Biological and Neuropsychological Mechanisms: Life-Span Developmental Psychology

Biological and Neuropsychological Mechanisms: Life-Span Developmental Psychology

Biological and Neuropsychological Mechanisms: Life-Span Developmental Psychology

Biological and Neuropsychological Mechanisms: Life-Span Developmental Psychology

Synopsis

Consistent with preceding volumes in this series, the contributors represent a variety of disciplines related to the theme of the conference and the ensuing volume. In the present instance, the theme is biological and neuropsychological mechanisms in life-span psychological development and the disciplines represented are behavioral medicine, neurology, neuropsychology, psychophysiology, and psychology. The theme is expressed in theories and findings about genetic and environmental mechanisms; brain mechanisms; relations of physiological functioning in infancy to later development; physiological risk factors in infancy, adolescence, and old age; methodological and data analytic problems; and issues about the validity of neuropsychological assessment. This volume begins with overviews of theoretical and methodological issues and continues with chapters dealing with selected portions of the life span.

Excerpt

The chapters in this volume evolved from oral presentations given at the Thirteenth West Virginia University Conference on Life-Span Developmental Psychology, held in Morgantown, West Virginia. Consistent with preceding volumes in this series, the contributors represent a variety of disciplines related to the theme of the conference and the ensuing volume: In the present instance, the theme is biological and neuropsychological mechanisms in life-span psychological development, and the disciplines represented are behavioral medicine, neurology, neuropsychology, psychophysiology, and psychology. The theme is expressed in theories and findings about genetic and environmental mechanisms (Sandra Scarr), brain mechanisms (Marcel Kinsbourne; Dennis Molfese, Victoria Molfese, Leslie Gill, & Sharon Benshoff; Charles Nelson), relations of physiological functioning in infancy to later development (Stephen Porges & Jane Doussard-Roosevelt), physiological risk factors in infancy (David Tupper), adolescence (Robert McCaffrey & Catherine Forneris), old age (Robert Keefover & Eric Rankin), methodological and data analytic problems (John Nesselroade & Jack McArdle), and issues about the validity of neuropsychological assessment (Michael Franzen & Peter Arnett).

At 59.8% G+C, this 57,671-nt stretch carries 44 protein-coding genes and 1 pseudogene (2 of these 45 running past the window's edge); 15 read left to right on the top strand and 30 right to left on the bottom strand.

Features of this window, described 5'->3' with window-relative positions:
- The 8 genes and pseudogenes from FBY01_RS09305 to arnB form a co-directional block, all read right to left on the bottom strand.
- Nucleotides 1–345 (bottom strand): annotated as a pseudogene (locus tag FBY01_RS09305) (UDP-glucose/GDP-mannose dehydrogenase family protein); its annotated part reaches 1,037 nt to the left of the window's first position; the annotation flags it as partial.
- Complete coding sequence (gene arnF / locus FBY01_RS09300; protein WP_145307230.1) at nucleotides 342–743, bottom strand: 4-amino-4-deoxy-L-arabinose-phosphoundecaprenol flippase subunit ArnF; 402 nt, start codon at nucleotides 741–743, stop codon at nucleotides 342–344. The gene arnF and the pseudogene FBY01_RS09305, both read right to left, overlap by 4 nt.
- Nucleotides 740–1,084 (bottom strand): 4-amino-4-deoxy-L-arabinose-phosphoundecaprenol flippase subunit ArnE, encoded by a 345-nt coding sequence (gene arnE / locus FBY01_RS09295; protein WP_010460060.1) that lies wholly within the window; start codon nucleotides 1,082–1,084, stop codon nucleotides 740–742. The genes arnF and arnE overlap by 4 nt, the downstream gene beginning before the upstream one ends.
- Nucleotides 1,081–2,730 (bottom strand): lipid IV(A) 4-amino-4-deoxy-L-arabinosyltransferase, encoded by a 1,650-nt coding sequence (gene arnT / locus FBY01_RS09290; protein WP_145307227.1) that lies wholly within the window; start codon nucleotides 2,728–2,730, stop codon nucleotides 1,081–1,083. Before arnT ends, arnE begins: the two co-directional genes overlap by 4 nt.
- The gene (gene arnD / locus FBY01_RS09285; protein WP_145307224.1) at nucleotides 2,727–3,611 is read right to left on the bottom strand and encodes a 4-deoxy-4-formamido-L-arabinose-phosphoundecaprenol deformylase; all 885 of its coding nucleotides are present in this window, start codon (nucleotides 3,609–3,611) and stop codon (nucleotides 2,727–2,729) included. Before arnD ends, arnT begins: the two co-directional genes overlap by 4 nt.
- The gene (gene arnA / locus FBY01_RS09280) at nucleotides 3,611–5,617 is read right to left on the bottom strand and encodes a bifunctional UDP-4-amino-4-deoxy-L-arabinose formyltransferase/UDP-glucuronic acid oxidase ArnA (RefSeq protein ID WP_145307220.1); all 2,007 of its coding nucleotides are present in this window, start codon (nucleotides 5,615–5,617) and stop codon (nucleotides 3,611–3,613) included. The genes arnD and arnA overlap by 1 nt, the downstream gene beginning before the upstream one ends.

This volume starts with overviews of theoretical and methodological issues (Scarr; Nesselroade & McArdle; Franzen & Arnett) and continues with chapters dealing with selected portions of the life span -- four chapters on mechanisms in infancy (Molfese et al.; Nelson; Tupper; Porges & Doussard-Roosevelt), two chapters on mechanisms in childhood and adolescence (Kinsbourne; McCaffrey & Forneris), and one chapter on mechanisms in adulthood and old age (Keefover & Rankin). The disproportionate . . .

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